(2) how many staff employed by Mersey Care NHS Trust are (a) subject to disciplinary action and (b) suspended from duty; and what proportion of such staff have been suspended for (i) up to six months and (ii) over six months over the last 10 years. 
Chris Huhne: To ask the Secretary of State for Health how many patients were diagnosed with (a) asbestos-related illnesses and (b) mesothelioma in each primary care trust in Hampshire in each of the last five years. 
Chris Huhne: To ask the Secretary of State for Health if she will list the countries whose Ministers or officials have expressed an interest to her in modelling their healthcare system on the national health service in the last 12 months. 
Ms Rosie Winterton: The information requested is not held centrally. Officials and Ministers from a number of countries have visited the national health service to exchange information and learn more about best practice in many areas of healthcare and public health in the last 12 months.
Mr. Stephen O'Brien: To ask the Secretary of State for Health what steps she has taken to ensure that patient records available on the National Patient Record Spine will not be used by organisations or individuals bidding for NHS contracts to inform their bid unfairly. 
Caroline Flint: Only properly authenticated staff directly involved in the patient's care are able to view elements of a patients care record held in the NHS care records service (NHS CRS). Under a protocol known as role-based access control, access to a patient's care record will be limited to only as much information as is needed for the purpose of the care or other job role being performed. Access is also limited to those with a legitimate relationship with the patient. These arrangements are explained in the NHS care record guarantee, which sets out the rules that govern information held in the NHS CRS.
Anonymised information drawn from patient records has historically been, and will continue to be used, to support NHS planning, commissioning, audit and clinical governance, performance management, research and public health, subject to strict controls to ensure the confidentiality of patient-specific data. Some anonymised information will be routinely published in the form of reports by the information centre for health and social care.
Frank Dobson: To ask the Secretary of State for Health how many of the nurses employed by NHS Direct are disabled; and what estimate she has made of the number of disabled nurses employed by NHS Direct who will lose their jobs in the planned reorganisation.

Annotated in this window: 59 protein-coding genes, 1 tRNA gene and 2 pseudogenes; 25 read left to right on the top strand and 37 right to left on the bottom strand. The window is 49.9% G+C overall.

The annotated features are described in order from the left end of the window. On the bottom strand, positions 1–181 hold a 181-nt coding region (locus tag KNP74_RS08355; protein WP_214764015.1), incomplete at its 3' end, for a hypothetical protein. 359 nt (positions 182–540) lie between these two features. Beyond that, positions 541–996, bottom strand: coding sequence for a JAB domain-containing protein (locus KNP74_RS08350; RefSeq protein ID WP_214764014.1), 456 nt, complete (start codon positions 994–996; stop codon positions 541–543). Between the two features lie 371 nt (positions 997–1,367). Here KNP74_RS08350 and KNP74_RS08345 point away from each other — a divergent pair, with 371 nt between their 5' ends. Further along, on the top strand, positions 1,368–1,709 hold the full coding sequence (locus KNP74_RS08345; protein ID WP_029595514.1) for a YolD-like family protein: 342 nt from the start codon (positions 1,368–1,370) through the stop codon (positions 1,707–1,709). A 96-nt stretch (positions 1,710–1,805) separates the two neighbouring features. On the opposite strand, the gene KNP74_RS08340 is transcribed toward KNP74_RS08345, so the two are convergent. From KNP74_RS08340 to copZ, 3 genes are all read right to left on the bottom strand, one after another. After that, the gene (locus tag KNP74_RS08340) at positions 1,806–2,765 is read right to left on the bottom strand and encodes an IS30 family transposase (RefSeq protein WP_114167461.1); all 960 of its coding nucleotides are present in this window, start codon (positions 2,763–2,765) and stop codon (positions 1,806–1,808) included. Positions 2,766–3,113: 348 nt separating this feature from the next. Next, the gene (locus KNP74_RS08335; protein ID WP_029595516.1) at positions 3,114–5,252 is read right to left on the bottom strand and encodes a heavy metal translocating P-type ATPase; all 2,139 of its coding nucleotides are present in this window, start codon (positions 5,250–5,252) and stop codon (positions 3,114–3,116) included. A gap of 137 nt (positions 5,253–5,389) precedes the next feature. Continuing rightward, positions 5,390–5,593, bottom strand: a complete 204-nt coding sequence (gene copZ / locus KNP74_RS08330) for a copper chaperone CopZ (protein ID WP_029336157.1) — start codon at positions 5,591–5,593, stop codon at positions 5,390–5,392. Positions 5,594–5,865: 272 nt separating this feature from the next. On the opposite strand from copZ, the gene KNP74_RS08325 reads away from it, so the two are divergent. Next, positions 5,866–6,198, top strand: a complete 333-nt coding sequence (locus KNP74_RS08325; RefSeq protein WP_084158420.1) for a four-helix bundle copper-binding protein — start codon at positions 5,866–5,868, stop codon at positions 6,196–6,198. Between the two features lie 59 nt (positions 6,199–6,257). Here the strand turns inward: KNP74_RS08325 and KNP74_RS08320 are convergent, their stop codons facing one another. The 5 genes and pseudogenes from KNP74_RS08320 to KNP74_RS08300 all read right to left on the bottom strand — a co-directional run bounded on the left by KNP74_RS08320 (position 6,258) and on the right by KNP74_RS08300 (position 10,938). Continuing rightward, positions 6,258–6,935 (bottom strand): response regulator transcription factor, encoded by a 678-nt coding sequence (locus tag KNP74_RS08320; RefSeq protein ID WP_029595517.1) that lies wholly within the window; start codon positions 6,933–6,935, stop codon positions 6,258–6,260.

Frank Dobson: To ask the Secretary of State for Health if she will list the NHS Direct call centres to be closed; and what the location is of the centres to which calls will be transferred in each case. 
|(1 )Potential for staff to transfer to the new Bolton site.|
(2 )Potential for staff to transfer to Beckenham.
(3) Potential for staff to transfer to Southall.
NHS Direct uses a National Intelligent Network, a virtual call centre and call streaming technology which enables calls to be answered by the next available call handler, irrespective of new location.
Ms Rosie Winterton: The proposals set out in the NHS Direct consultation document form an important element of NHS Directs overall drive to improve performance and efficiency. The precise savings will become clearer following the outcome of the consultation process.
Andy Burnham: The present measures of user satisfaction with NHS Direct will continue to be used during and after the consultation process through their monthly caller survey. NHS Direct is continuously looking at better ways of measuring user satisfaction through feedback on the quality of the service.
Dr. Gibson: To ask the Secretary of State for Health how many (a) nurses and (b) staff are employed by NHS Direct; and how many will be employed in each category after the proposed re-organisation. 
|National health service hospital and community health services: Non-medical staff employed by NHS Direct by main staff group as at 30 September 2005|
| Source: The Information Centre for health and social care Non-Medical Workforce Census|
NHS Direct began a 12 week consultation with staff and staff side representatives on 16 May 2006. The consultation period is due to end on 16 August 2006. The outcomes of the consultation will be made public thereafter.
|Availability and use of NHS Direct|
|Calls received||Visits to NHS Direct Online|
Health Intelligence Unit, NHS Direct